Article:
The thing to remember with whole life and universal life insurance is that you only get the insurance payout upon death. And this payout has probably been fully-funded by the additional premiums (compared to term life premiums) you’ve paid.
But, what if you want to help your children or grandchildren while you're still alive?
I believe that if you have achieved financial independence, why not enjoy your hard-earned wealth and share it with the people, the causes and the charities you care for most while you’re still around to enjoy the great feeling that comes with making a real difference in people’s lives. Is this not a better option than continuing to plow money into higher insurance premiums that will allow you to accomplish these same goals, but only after you’re gone?
Wouldn’t it be much more enjoyable to actually experience these special moments?
To actually feel the gratitude from your loved ones for helping them financially when they most needed your help. Especially if they are young families who may be struggling to make ends meet. Maybe you could help your children with a down payment on a home or help them save for your grandchildren's university education.
To actually see how much all that you’ve worked so hard to save and pass on is appreciated by the people you care for most – and by doing so, enabling them to enjoy a little more of what life has to offer. Maybe you would be able to help them enjoy some of life's little pleasures while your grandchildren are still young (and share the experience and build the bonds and memories that will last a life time). A family vacation with the children and grandchildren might just perfectly fit the bill.
Isn’t that what it’s all about?
These “giving” moments will be some of the most enjoyable experiences you’ll ever have. And they’ll be some of the very special memories you and your loved ones will cherish for the rest of your lives!
Wealth will eventually be passed on. Why deny yourself all the great feelings that come from giving?
It’s just not the same experience when your loved ones just get a cheque from your life insurance company. The magical moments that rightfully belong to you and your loved ones, never get shared and are lost forever. That’s not right!
Estate Planning and Income Tax
Whole life and universal life insurance are often offered as solutions to potential cash/liquidity problems that may arise for an individual’s estate if assets cannot or will not be transferred on a tax-deferred basis to a spouse.
Unless rolled over to a spouse, upon death, an individual’s final tax return must include capital gains based on the fair market value of all assets owned at time of death. Also, the entire remaining value of a person’s registered savings (RSP, RIF, etc) must be reported as income on the final tax return. This can result in a very large amount of income tax that must be paid to the government in the very near future. If the estate does not have the cash resources to pay the income tax, then assets may have to be sold to raise the cash required, and that may not have been the individual’s wish. He or she may have wanted to pass on specific assets to specific individuals.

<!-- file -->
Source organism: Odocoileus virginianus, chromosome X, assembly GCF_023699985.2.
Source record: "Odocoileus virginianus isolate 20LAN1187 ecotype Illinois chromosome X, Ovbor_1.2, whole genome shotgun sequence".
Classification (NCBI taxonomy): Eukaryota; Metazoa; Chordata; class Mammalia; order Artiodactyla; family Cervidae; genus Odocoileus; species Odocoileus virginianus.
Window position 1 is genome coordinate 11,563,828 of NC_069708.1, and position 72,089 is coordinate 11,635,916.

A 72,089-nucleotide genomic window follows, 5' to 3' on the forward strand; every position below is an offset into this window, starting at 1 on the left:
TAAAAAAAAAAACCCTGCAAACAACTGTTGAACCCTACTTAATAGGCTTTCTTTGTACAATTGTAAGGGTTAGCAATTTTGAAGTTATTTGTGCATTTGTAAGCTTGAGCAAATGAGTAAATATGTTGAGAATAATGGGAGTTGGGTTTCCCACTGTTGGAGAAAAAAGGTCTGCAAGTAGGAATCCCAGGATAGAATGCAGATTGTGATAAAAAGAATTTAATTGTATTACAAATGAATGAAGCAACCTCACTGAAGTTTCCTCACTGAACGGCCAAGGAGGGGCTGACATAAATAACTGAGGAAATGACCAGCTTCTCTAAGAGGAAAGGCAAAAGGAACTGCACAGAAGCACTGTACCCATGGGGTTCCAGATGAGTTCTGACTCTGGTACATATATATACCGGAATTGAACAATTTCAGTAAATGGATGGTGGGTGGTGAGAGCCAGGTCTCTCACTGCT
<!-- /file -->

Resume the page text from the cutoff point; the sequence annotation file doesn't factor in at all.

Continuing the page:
I look at things in a different way when assessing this type of scenario to ensure that clients choose the right life insurance/risk management strategy.
The fact is, if you were to die unexpectedly, low-cost term life would have been the best insurance for you to own as it would have given you the most bang for your buck. And if you live longer than a normal life expectancy, all that the whole life or universal insurance will provide is a relatively lower-yielding savings vehicle, and you have to die before you can receive the cash.
Life insurance is not designed to provide people with a cash windfall.
I believe that if you’re considering whole life or universal life insurance as an estate planning solution, it’s essentially just a choice between paying now or paying later. But, the longer you live, the lower the actual rate of return on your investments (the additional premiums paid for a whole or universal life policy compared to a term life insurance policy) becomes.
Remember, the premiums people are required to pay for any type of life insurance are always based on probability (actuarial charts). One thing is for certain, the premiums collected, as a whole, by any insurance company (whether through premiums or through the earnings those premiums generate) must always be greater than what it pays out, as a whole, in the way of claims.